• Obert Hodzi
Part of the Critical Studies of the Asia-Pacific book series (CSAP)


Building on the broad history of Sino-Africa relations, and particularly on the thesis that China expands its interests abroad when its relative economic power increases, this chapter discusses China’s intervention in Libya’s 2011 intrastate armed conflict. It begins by exploring Sino-Libya diplomatic, political and economic relations from a historical perspective, and then focuses on China’s economic interests in Libya and how the outbreak of the intrastate armed conflict in 2011 affected those interests in a manner and scale never before experienced by China in Africa. The latter part of the chapter examines China’s unilateral, bilateral and multilateral intervention in the conflict. Overall, the main argument advanced in this chapter is that China’s response to the Libyan intrastate armed conflict reflects an indecisive foreign policy on intervention in foreign conflicts that gravitated from non-interventionism to ambivalent interventionism.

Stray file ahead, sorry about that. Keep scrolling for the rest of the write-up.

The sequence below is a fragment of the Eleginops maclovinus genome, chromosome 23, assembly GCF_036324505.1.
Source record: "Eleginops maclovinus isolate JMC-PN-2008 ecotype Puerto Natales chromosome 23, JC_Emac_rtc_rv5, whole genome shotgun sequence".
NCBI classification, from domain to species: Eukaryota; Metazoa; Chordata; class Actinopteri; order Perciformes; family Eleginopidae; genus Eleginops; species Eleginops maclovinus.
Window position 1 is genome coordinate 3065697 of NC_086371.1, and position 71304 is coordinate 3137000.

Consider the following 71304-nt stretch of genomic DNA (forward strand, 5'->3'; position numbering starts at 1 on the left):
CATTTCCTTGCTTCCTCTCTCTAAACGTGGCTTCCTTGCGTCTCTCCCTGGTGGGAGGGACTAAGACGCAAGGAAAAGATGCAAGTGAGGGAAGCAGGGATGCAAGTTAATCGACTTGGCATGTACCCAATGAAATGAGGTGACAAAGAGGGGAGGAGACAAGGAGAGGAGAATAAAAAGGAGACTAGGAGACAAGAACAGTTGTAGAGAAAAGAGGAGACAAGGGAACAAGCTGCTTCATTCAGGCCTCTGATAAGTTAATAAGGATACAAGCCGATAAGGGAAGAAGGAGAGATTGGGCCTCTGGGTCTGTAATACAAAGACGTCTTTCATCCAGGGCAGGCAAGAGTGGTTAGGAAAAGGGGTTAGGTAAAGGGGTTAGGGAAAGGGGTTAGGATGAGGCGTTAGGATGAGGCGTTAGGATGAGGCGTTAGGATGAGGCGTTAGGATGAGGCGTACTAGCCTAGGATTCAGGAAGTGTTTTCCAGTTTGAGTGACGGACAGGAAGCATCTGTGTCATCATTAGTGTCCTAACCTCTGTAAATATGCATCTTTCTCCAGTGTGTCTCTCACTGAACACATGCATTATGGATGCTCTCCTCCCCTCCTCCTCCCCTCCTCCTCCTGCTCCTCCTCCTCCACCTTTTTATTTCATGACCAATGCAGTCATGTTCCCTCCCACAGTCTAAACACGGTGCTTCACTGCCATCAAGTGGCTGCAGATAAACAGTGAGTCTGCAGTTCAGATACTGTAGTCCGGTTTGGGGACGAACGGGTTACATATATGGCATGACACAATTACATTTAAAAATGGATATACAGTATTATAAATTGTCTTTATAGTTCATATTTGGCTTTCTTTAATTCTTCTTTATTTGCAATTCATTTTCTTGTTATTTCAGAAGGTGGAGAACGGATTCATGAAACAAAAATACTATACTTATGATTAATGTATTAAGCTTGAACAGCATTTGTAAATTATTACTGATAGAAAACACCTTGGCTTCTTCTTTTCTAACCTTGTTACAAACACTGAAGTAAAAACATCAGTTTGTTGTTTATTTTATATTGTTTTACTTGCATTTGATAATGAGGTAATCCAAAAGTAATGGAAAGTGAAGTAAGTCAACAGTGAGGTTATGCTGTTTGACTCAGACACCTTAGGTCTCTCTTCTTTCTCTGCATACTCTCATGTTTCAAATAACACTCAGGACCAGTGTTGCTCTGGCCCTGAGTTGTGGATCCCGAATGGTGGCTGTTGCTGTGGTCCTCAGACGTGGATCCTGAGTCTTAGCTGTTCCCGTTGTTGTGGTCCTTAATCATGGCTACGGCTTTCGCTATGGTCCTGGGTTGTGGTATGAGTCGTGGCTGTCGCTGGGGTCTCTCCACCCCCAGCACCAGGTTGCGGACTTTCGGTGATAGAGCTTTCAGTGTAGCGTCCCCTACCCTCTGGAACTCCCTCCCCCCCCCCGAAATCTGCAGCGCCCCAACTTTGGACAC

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Copyright information

© The Author(s) 2019

Authors and Affiliations

  • Obert Hodzi
    • 1
  1. 1.Department of World CulturesUniversity of HelsinkiHelsinkiFinland

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